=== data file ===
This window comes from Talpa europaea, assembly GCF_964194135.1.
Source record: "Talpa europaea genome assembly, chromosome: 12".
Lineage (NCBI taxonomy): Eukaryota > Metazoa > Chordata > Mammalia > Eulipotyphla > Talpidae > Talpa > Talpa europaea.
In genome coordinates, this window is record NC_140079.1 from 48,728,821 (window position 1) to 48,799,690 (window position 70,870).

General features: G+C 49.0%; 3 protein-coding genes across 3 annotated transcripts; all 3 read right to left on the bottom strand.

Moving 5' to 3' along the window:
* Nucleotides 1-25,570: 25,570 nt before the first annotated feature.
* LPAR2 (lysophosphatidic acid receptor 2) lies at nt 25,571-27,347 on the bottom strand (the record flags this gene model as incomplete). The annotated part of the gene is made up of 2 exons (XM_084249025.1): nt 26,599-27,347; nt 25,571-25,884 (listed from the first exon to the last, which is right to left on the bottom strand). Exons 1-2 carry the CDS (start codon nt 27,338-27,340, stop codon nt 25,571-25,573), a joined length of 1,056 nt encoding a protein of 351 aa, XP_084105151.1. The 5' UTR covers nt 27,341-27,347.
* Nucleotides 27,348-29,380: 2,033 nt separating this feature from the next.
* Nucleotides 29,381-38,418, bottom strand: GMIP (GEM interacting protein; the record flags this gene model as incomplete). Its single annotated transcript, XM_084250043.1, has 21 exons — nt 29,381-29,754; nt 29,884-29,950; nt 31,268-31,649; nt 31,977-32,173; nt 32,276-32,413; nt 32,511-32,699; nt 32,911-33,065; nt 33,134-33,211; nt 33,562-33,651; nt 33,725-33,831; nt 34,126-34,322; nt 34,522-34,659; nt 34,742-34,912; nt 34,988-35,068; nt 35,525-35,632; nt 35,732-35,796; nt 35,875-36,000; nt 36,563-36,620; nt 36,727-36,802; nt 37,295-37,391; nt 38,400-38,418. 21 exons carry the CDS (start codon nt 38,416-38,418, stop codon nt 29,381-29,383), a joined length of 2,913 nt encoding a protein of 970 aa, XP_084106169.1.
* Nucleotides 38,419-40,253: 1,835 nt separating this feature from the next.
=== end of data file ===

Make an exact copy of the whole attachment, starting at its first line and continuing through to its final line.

This window comes from Talpa europaea, assembly GCF_964194135.1.
Source record: "Talpa europaea genome assembly, chromosome: 12".
Lineage (NCBI taxonomy): Eukaryota > Metazoa > Chordata > Mammalia > Eulipotyphla > Talpidae > Talpa > Talpa europaea.
In genome coordinates, this window is record NC_140079.1 from 48,728,821 (window position 1) to 48,799,690 (window position 70,870).

General features: G+C 49.0%; 3 protein-coding genes across 3 annotated transcripts; all 3 read right to left on the bottom strand.

Moving 5' to 3' along the window:
* Nucleotides 1-25,570: 25,570 nt before the first annotated feature.
* LPAR2 (lysophosphatidic acid receptor 2) lies at nt 25,571-27,347 on the bottom strand (the record flags this gene model as incomplete). The annotated part of the gene is made up of 2 exons (XM_084249025.1): nt 26,599-27,347; nt 25,571-25,884 (listed from the first exon to the last, which is right to left on the bottom strand). Exons 1-2 carry the CDS (start codon nt 27,338-27,340, stop codon nt 25,571-25,573), a joined length of 1,056 nt encoding a protein of 351 aa, XP_084105151.1. The 5' UTR covers nt 27,341-27,347.
* Nucleotides 27,348-29,380: 2,033 nt separating this feature from the next.
* Nucleotides 29,381-38,418, bottom strand: GMIP (GEM interacting protein; the record flags this gene model as incomplete). Its single annotated transcript, XM_084250043.1, has 21 exons — nt 29,381-29,754; nt 29,884-29,950; nt 31,268-31,649; nt 31,977-32,173; nt 32,276-32,413; nt 32,511-32,699; nt 32,911-33,065; nt 33,134-33,211; nt 33,562-33,651; nt 33,725-33,831; nt 34,126-34,322; nt 34,522-34,659; nt 34,742-34,912; nt 34,988-35,068; nt 35,525-35,632; nt 35,732-35,796; nt 35,875-36,000; nt 36,563-36,620; nt 36,727-36,802; nt 37,295-37,391; nt 38,400-38,418. 21 exons carry the CDS (start codon nt 38,416-38,418, stop codon nt 29,381-29,383), a joined length of 2,913 nt encoding a protein of 970 aa, XP_084106169.1.
* Nucleotides 38,419-40,253: 1,835 nt separating this feature from the next.